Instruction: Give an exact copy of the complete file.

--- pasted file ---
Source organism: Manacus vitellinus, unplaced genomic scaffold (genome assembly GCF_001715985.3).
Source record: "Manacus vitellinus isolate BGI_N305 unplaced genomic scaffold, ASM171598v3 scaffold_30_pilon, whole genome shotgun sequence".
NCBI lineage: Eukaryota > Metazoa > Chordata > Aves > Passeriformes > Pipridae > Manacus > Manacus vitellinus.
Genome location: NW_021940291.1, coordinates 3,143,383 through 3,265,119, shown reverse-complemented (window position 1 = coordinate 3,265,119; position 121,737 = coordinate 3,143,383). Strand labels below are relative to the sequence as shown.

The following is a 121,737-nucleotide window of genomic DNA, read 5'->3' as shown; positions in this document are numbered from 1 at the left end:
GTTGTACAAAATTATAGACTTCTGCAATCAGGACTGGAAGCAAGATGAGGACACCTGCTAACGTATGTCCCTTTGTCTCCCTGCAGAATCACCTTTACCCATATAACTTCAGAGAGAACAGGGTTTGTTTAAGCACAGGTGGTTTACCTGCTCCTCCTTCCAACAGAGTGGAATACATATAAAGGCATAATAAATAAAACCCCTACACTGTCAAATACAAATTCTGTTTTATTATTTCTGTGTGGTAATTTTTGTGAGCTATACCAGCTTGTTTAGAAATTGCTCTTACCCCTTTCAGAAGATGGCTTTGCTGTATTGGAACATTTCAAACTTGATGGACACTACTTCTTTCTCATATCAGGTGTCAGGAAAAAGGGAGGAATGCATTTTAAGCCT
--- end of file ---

Source organism: Manacus vitellinus, unplaced genomic scaffold (genome assembly GCF_001715985.3).
Source record: "Manacus vitellinus isolate BGI_N305 unplaced genomic scaffold, ASM171598v3 scaffold_30_pilon, whole genome shotgun sequence".
NCBI lineage: Eukaryota > Metazoa > Chordata > Aves > Passeriformes > Pipridae > Manacus > Manacus vitellinus.
Genome location: NW_021940291.1, coordinates 3,143,383 through 3,265,119, shown reverse-complemented (window position 1 = coordinate 3,265,119; position 121,737 = coordinate 3,143,383). Strand labels below are relative to the sequence as shown.

The following is a 121,737-nucleotide window of genomic DNA, read 5'->3' as shown; positions in this document are numbered from 1 at the left end:
GTTGTACAAAATTATAGACTTCTGCAATCAGGACTGGAAGCAAGATGAGGACACCTGCTAACGTATGTCCCTTTGTCTCCCTGCAGAATCACCTTTACCCATATAACTTCAGAGAGAACAGGGTTTGTTTAAGCACAGGTGGTTTACCTGCTCCTCCTTCCAACAGAGTGGAATACATATAAAGGCATAATAAATAAAACCCCTACACTGTCAAATACAAATTCTGTTTTATTATTTCTGTGTGGTAATTTTTGTGAGCTATACCAGCTTGTTTAGAAATTGCTCTTACCCCTTTCAGAAGATGGCTTTGCTGTATTGGAACATTTCAAACTTGATGGACACTACTTCTTTCTCATATCAGGTGTCAGGAAAAAGGGAGGAATGCATTTTAAGCCT